These days, much of what sees release through Leonardo Pavkovic’s venerable MoonJune label tends toward jazz/fusion. That’s great, as the label brings some of the best those styles have to offer to a wider audience. But it’s nice to find the occasional progressive rock entry, something that – while ambitious – appeals to a slightly
As we begin another calendar year, now seems like a good time to clear out some of my backlog. All of these albums are new (or at least newish) releases. Paul Moran – Smokin’ B3 Vol. 2: Still Smokin’ As a lover of soulful organ jazz a la Jimmy Smith, I was taken in by
A cynic might say that the defining characteristic of jazz-rock fusion is that it pleases neither the jazz fan nor the rock aficionado. But after a few years playing together in Marbin, guitarist Dani Rabin and saxophonist Danny Markovitch found that they had become a fusion band. And the group’s success puts the lie to
All through last week, I plowed through my to-be-reviewed CD shelf, covering 50 discs (45 CDs, 5 DVDs) in five days. All of the music was reissues, compilations and/or archival releases. This week the march toward a clean shelf continues, with the focus now on new (as in, released in 2016) CDs. Off we go!
Today I’m serving up five more hundred-word reviews; today’s five all fit more or less into the progressive rock category, and they’re sourced from across this globe of ours. Mekaal Hasan Band – Andholan Talk about genre labels: I have some issues with the term “world music.” While often well-intentioned, it marginalizes most anything outside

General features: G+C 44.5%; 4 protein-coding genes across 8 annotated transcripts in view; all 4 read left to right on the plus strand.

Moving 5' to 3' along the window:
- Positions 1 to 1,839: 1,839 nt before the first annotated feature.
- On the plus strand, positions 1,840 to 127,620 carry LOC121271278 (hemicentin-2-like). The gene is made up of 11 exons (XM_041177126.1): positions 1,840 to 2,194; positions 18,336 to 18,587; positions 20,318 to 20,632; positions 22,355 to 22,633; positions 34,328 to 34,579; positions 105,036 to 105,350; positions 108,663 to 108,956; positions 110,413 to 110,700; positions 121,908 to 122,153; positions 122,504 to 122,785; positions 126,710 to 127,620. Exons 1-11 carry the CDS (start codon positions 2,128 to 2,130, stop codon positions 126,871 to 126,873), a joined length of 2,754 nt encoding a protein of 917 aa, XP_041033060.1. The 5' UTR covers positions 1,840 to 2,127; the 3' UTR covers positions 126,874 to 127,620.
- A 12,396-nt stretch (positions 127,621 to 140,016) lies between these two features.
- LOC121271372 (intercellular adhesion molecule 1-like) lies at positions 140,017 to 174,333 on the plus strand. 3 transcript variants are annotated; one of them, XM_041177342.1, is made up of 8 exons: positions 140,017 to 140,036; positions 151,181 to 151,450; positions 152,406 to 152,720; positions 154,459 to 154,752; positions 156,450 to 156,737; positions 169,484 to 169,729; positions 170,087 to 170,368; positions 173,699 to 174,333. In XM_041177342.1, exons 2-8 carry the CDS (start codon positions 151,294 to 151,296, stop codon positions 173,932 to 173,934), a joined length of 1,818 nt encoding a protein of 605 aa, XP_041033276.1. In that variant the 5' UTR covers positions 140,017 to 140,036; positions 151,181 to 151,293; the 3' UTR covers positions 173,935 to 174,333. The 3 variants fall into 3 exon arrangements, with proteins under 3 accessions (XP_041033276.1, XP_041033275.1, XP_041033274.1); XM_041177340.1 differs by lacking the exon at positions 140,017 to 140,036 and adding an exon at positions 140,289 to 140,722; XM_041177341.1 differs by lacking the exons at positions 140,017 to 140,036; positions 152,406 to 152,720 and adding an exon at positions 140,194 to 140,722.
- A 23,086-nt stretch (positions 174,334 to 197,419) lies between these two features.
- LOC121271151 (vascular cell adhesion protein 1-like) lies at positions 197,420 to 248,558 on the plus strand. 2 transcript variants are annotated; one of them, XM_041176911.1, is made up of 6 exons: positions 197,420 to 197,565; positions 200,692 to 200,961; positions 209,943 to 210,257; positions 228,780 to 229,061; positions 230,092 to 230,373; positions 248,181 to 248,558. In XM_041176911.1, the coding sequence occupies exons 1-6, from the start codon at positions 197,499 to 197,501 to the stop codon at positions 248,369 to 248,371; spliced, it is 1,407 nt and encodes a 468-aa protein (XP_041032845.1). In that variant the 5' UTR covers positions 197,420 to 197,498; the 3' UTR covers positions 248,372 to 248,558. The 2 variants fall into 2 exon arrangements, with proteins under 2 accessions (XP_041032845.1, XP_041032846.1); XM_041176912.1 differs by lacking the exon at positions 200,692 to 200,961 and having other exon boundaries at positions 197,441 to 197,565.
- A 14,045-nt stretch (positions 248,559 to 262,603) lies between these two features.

Lightening the mood a bit today with some power-pop leaning releases, leavened with some heavier, more adventurous sounds. The Prime Ministers – Youngstown Milk Run Don’t allow yourself to be put off by the song titles that make use of tired Prince-isms (“Can U B My Dreams,” “I Wait 4 Your Guitar”). The songs are
More hundred-word reviews. Today it’s progjazz, prog-rock, and rock rock. Lorenzo Feliciati – Koi Rare Noise Records can reliably be counted upon to release challenging, outsider-flavored music that leans toward, jazz, avant-garde, and/or progressive directions. Koi is Lorenzo Felicati (basses, guitars, keyboard and more), Alessandro Gwis (keyboards and computers) and percussionist Steve Jansen. But they’re
Prog, jazz, blues: there’s something for most musical tastes in today’s roundup of hundred-word reviews. Mark Wingfield – Proof of Light If there’s a common raison d’être among the varied acts signed to Leonardo Pavkovic‘s MoonJune label, it’s to explore the sweet spot at which jazz and rock convene. Wingfield’s disc features a trio format
There’s a never-ending stream of new music, so it’s time once again for some hundred-worders to work off some of my backlog. As always, these all deserve full reviews, but with limited time and resources, 100 words will have to do. I’ll cut to the chase. Today it’s five acts nominally in the jazz/fusion/prog genres,
The backlog of music here at Musoscribe World Headquarters has gotten massive; it’s nearly overwhelming. Anyone who tells you that there’s no good new music out there clearly doesn’t deserve your attention. These albums, however, do. That said, the only practical way for me to cover them is to do so in a truncated fashion.